Rohrer wins Delaware judgeship


Republican voters on Tuesday selected Kyle E. Rohrer, Delaware County first assistant prosecutor and Delaware City Council member, as the Republican nominee for Delaware Municipal Court judge.

Rohrer, who will run unopposed in the November general election, won the nomination Tuesday with 4,029 votes or 55.6% of the vote. Rohrer’s opponent, attorney and Powell City Council member Melissa K. Riggins, received 3,218 votes, which was 44.4% of the vote.

In addition to his current roles with the county and city, Rohrer served in the Delaware City Prosecutor’s Office from 1999 to 2006.

“I was happy with the result and excited for the future,” Rohrer said Wednesday. “We — family, friends, and colleagues who helped our effort — were relieved that the campaign concluded and our hard work paid off.”

Rohrer thanked his wife, Erin, who managed his campaign, and said he’s excited for the position.

“We stuck to our positive message and prioritized meeting voters in person, which happily succeeded,” Rohrer said. “I am excited to begin the next chapter in my career and look forward to working with Judge Marianne Hemmeter, Clerk Cindy Dinovo, and all the staff of the court.”

Riggins said she had congratulated Rohrer Wednesday, and she is thankful for the support she received.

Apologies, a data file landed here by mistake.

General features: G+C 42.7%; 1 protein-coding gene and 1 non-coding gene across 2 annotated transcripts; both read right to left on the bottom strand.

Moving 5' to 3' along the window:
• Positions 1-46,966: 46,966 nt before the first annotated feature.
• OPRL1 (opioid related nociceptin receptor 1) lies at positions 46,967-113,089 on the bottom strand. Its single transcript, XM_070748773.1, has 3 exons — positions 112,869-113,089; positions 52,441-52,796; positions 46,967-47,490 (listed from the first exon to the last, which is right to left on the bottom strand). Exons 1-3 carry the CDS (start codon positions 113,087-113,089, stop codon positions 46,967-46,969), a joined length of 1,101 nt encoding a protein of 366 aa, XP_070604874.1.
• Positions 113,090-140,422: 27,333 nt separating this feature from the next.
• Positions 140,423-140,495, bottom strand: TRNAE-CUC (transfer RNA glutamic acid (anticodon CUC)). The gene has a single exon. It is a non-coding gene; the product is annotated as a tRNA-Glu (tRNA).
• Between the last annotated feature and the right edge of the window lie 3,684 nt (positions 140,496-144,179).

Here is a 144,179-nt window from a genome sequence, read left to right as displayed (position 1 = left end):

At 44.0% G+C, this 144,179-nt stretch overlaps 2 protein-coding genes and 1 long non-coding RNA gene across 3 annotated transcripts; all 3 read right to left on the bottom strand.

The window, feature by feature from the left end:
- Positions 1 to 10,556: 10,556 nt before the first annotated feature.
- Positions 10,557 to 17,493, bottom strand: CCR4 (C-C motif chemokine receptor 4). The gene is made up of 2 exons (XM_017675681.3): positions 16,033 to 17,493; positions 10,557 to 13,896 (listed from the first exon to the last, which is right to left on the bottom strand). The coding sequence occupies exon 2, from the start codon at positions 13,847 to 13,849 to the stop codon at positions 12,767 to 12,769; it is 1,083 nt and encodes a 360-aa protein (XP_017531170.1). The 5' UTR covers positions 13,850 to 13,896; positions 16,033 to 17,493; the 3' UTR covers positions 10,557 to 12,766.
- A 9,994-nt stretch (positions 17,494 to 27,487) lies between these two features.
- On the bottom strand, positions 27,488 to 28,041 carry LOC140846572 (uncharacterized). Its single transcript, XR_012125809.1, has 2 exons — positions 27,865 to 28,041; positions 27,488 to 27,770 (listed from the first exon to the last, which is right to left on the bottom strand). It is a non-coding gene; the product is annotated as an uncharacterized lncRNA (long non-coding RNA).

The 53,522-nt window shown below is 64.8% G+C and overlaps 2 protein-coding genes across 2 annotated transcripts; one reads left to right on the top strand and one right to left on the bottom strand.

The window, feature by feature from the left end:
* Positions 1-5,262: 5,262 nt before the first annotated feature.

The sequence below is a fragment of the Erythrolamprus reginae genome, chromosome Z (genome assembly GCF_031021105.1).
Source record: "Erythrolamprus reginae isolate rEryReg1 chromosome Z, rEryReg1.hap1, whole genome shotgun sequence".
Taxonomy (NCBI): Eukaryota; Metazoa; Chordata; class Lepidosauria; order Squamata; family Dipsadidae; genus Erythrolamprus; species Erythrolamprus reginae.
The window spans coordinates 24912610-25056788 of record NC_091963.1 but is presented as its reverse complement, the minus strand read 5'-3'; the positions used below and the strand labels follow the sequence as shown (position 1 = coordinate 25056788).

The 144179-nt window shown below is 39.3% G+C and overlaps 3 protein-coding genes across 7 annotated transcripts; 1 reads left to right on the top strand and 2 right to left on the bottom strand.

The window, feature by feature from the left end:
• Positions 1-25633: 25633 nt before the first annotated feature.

“Thank you to everyone who helped with and supported my campaign for judge,” Riggins said. “Although we were not successful, we did give the people of Delaware County a choice. I have congratulated Kyle Rohrer and look forward to practicing in front of him in 2020. I am so thankful and appreciative for everyone who worked so hard on my behalf.”

Rohrer will take over for Judge David Sunderman beginning in January 2020. Sunderman was elected in November 2001 and did not seek reelection.

“Judge Sunderman was an excellent role model,” Rohrer said. “My years in his courtroom will lend tremendous insight into how a judge should comport him or herself.

As a Municipal Court judge, Rohrer will preside over misdemeanor criminal, traffic, and civil cases up to $15,000.

“The court is very well run, so I do not have any major changes in mind,” Rohrer said. “I believe different approaches to sanctioning are worth exploring to promote rehabilitation and reduce recidivism. Municipal Court offers a unique opportunity to affect the lives of offenders early on and avoid more serious offenses. I sincerely thank all of the folks who helped me achieve this goal, and I commit to the citizens of Delaware County that all matters will be fully and fairly decided in the Delaware Municipal Court.”

Additionally, Delaware Municipal Court Judge Marianne Hemmeter ran unopposed for reelection and received 6,364 votes.


By Glenn Battishill

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Glenn Battishill can be reached at 740-413-0903 or on Twitter @BattishillDG.

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